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Monday, April 20, 2009
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A Bird's Eye View of Amsterdam, Jan Micker (1652 or after). (All images courtesy the National Gallery of Art.)

In the 17th century, the Dutch republic was booming, and the public clamored for paintings celebrating the iconic forms of their cities. The art world’s response to that demand is on display in the National Gallery of Art’s Pride of Place: Dutch Cityscapes of the Golden Age , a captivating collection of paintings that is less like a window on cities of the past, and more like a lens, distorting and idealizing its subject in fascinating ways.

Blurring the boundary between map and painting, Dutch artists produced meticulously rendered, three-dimensional aerial views of their cities, like Jan Micker’s “A Bird’s-Eye View of Amsterdam,” which sports a map’s legend but is dappled with trompe l’oeil shadows from imagined clouds overhead. Other maps are inset with simplified profile views of cities, miniatures that distill each city’s built form into its most defining characteristics, the shape of city’s skyline, the curve of another’s harbor.

Of course, there’s a fine line between simplification and idealization, and it’s one these artists unconcernedly stride across. Painted Holland is a much more placid, orderly place than real Holland: Grime and poverty are excised, roofs straightened, streets widened. These artists don’t just remove and rearrange, they also add, splicing a medieval tower into the background of a scene, for instance, to emphasize the modernity of the buildings in the foreground. And sometimes the deception is implicit. One painting by van Ruisdael puts us at the top of Amsterdam’s newly-built Town Hall, gazing out onto the city, and he exaggerates the tower’s height by shrinking the houses on the ground below.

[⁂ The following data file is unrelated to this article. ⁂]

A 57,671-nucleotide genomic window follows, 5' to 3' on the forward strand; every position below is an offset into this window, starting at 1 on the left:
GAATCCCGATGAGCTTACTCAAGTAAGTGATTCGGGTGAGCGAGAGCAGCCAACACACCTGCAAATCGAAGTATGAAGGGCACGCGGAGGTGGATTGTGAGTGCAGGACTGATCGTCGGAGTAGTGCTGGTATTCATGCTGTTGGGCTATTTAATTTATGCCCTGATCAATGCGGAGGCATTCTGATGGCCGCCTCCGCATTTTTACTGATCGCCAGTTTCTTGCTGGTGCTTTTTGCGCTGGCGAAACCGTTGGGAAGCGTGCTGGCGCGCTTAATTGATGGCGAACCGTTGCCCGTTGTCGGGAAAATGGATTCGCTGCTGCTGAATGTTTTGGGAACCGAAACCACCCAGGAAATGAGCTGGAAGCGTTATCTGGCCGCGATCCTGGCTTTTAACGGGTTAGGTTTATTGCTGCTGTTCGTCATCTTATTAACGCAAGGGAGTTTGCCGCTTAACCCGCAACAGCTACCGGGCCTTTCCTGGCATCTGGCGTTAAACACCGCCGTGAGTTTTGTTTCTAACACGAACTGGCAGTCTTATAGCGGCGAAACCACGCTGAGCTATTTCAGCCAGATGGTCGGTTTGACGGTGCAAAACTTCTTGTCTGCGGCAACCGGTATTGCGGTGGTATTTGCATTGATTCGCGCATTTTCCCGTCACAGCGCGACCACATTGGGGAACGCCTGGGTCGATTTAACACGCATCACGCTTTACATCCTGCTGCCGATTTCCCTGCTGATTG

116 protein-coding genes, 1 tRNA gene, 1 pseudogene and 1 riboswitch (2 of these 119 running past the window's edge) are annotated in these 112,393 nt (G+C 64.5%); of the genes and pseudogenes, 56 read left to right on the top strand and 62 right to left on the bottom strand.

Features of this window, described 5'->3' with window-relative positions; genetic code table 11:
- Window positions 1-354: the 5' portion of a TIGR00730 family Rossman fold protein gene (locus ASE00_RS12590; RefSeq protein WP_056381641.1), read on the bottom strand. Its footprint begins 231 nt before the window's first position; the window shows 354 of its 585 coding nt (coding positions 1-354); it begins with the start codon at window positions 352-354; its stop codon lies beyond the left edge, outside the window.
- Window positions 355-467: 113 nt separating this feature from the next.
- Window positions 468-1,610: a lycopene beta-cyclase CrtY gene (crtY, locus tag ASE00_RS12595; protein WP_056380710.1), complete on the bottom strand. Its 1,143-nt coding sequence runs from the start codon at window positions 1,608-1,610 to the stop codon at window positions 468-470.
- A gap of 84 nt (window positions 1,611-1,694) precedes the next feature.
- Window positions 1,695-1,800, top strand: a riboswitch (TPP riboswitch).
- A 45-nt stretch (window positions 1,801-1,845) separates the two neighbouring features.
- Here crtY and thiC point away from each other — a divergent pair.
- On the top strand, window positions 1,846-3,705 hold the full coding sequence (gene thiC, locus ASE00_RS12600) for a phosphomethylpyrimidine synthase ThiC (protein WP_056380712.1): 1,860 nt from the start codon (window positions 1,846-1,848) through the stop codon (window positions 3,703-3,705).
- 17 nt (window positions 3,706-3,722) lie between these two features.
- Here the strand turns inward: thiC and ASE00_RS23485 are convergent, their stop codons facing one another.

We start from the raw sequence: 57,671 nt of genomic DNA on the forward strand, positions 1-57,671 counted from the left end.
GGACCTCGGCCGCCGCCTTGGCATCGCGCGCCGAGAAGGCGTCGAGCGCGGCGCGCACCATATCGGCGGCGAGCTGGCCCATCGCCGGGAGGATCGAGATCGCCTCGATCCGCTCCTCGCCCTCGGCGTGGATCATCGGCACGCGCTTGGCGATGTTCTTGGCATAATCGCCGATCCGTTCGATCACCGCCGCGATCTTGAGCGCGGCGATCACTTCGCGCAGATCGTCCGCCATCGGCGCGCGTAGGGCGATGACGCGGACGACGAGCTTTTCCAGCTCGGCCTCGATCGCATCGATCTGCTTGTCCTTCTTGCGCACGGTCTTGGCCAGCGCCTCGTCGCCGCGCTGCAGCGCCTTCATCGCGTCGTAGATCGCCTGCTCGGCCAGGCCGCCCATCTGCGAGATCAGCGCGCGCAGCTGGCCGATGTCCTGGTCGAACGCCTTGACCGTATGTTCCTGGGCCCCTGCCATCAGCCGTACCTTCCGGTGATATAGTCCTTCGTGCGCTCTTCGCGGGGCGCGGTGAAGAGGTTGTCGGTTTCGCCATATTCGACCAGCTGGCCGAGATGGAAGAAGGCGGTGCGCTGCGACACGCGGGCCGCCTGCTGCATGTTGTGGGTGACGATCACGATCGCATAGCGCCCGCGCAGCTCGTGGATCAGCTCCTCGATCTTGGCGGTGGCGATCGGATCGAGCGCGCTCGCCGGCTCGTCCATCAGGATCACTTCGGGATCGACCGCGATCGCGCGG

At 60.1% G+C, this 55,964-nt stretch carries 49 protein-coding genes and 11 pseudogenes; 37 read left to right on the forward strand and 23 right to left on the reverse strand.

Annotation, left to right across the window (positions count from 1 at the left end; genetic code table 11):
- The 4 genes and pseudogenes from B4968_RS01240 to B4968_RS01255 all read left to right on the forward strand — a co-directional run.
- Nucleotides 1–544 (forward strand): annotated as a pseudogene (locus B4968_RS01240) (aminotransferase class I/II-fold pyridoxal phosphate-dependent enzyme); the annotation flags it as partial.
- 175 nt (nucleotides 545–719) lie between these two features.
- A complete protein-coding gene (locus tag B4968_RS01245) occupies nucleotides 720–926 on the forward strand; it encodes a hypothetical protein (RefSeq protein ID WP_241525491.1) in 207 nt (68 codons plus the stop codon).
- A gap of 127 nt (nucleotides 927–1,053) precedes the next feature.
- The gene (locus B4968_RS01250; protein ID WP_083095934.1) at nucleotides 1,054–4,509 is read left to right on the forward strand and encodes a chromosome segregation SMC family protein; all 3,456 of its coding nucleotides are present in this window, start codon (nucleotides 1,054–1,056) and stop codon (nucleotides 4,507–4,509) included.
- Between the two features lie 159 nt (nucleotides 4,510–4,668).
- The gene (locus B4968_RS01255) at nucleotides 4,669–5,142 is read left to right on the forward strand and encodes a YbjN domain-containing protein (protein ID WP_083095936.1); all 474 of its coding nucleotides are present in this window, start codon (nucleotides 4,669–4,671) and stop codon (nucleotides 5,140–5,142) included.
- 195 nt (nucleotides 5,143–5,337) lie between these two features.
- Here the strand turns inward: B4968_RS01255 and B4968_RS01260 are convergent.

Keep an eye out for other visual trickery, which the Dutch of this era seem to have had a particular penchant for. In Jan van der Heyden’s 1667 depiction, Amsterdam‘s stately new town hall appears warped and flattened, until you move to a particular spot near the lower right of the painting and gaze up at it, at which point the perspective snaps into place and the building towers over you, the scene morphing from unreal to hyper-real.

Leo Belgicus 1609, Claes Jansz Visscher

Detail from Leo Belgicus, Limburg, Claes Jansz Visscher

Pride of Place: Dutch Cityscapes in the Golden Age is on display at the National Gallery of Art, at Constitution Avenue on the National Mall, Washington, D.C. through May 3.

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